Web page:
Biomarkers may help provide personalised treatment for brain cancer
Researchers in Brazil have identified seven biomarkers that could be used to indicate which glioma patients are likely to experience an aggressive form of the brain cancer.
Scientists at the University of São Paulo (USP) describe a biomarker panel that could tell physicians which patients diagnosed with glioma (a type of brain cancer) will tend to progress to a more aggressive form of the disease in the event of relapse.
According to principal investigator Houtan Noushmehr, a professor at USP’s Ribeirão Preto Medical School (FMRP-USP), between 80% and 90% of patients diagnosed with brain cancer develop a second tumour following surgical removal of the original lesion. In most cases the epigenetic profile of the tumour cells remains the same, meaning that gene expression is not altered. This suggests a favourable prognosis with good longevity. In 10% of patients with tumour relapse, however, the cancer cells acquire a more aggressive phenotype, reducing their overall survival.
Commenting on how this discovery might aid treatment outcomes, Noushmehr said: “At the time of the primary diagnosis our biomarker panel could show whether the patient is among these 10% who tend to progress to a more severe condition. This knowledge would help the physician decide whether more aggressive treatment is appropriate, in order to prevent progression of the disease.”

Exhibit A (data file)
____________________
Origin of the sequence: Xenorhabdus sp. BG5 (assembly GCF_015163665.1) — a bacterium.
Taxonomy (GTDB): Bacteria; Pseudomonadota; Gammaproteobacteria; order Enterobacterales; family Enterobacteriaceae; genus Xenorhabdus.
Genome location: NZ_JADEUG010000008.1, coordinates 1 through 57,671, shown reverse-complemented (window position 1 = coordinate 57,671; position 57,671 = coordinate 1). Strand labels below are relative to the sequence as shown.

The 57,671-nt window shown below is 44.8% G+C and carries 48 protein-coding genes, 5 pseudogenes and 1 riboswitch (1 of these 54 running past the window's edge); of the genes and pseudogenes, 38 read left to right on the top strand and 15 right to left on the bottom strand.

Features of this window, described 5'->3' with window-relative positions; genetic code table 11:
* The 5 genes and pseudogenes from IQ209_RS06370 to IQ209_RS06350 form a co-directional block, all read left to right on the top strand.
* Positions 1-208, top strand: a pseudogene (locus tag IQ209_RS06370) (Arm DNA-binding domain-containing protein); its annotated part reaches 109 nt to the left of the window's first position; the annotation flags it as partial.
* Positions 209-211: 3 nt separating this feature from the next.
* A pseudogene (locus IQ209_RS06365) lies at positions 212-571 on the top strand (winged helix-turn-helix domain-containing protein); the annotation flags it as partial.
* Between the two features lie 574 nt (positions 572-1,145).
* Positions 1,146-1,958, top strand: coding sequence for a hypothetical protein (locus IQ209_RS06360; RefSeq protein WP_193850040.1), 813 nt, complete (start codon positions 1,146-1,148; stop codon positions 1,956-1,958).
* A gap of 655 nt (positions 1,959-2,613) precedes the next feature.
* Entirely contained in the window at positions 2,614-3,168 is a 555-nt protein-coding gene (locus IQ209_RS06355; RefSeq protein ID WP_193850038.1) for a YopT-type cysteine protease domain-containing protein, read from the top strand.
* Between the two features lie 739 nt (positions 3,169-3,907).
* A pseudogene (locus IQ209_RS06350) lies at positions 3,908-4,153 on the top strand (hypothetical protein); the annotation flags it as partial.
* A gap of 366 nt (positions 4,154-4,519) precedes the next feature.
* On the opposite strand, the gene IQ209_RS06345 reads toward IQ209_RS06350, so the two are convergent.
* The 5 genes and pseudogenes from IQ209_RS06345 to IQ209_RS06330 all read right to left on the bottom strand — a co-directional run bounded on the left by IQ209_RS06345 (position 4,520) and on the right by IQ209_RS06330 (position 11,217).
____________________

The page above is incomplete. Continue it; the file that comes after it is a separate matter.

With support from the Sao Paulo Research Foundation – FAPESP, the study was based on an analysis of 200 samples of glioma, a type of cancer that originates in glial cells (such as astrocytes, oligodendrocytes and microglia), which mediate immune responses in the central nervous system (CNS) and support the functioning of neurons. The work was carried out during the postdoctoral research of Camila Ferreira de Souza, partly conducted in the United States at the Henry Ford Hospital, thanks to a FAPESP scholarship for a research internship abroad.
Gliomas are the most common group of CNS tumours, accounting for around 80% of cases, with a mortality rate of approximately 92%. The degree of histopathological aggressiveness (based on tissue characteristics) ranges from one to four. The higher the number, the worse the prognosis.
“We analysed samples from 77 patients, from both the primary tumour and the first and second relapse, or even the third in some cases. This is the largest case series survey ever of primary and recurrent gliomas from the same patients,” Noushmehr said.
Analysis of the samples focused on epigenetic mechanisms, the chemical processes that modulate genome functioning (to adapt to environmental stimuli) and hence cell phenotype by activating or deactivating gene expression.
More precisely, in this study the group chose a specific epigenetic regulation mechanism known as DNA methylation, a chemical reaction that adds a methyl group (made up of hydrogen and carbon atoms) to the DNA base cytosine, potentially altering the expression of certain genes.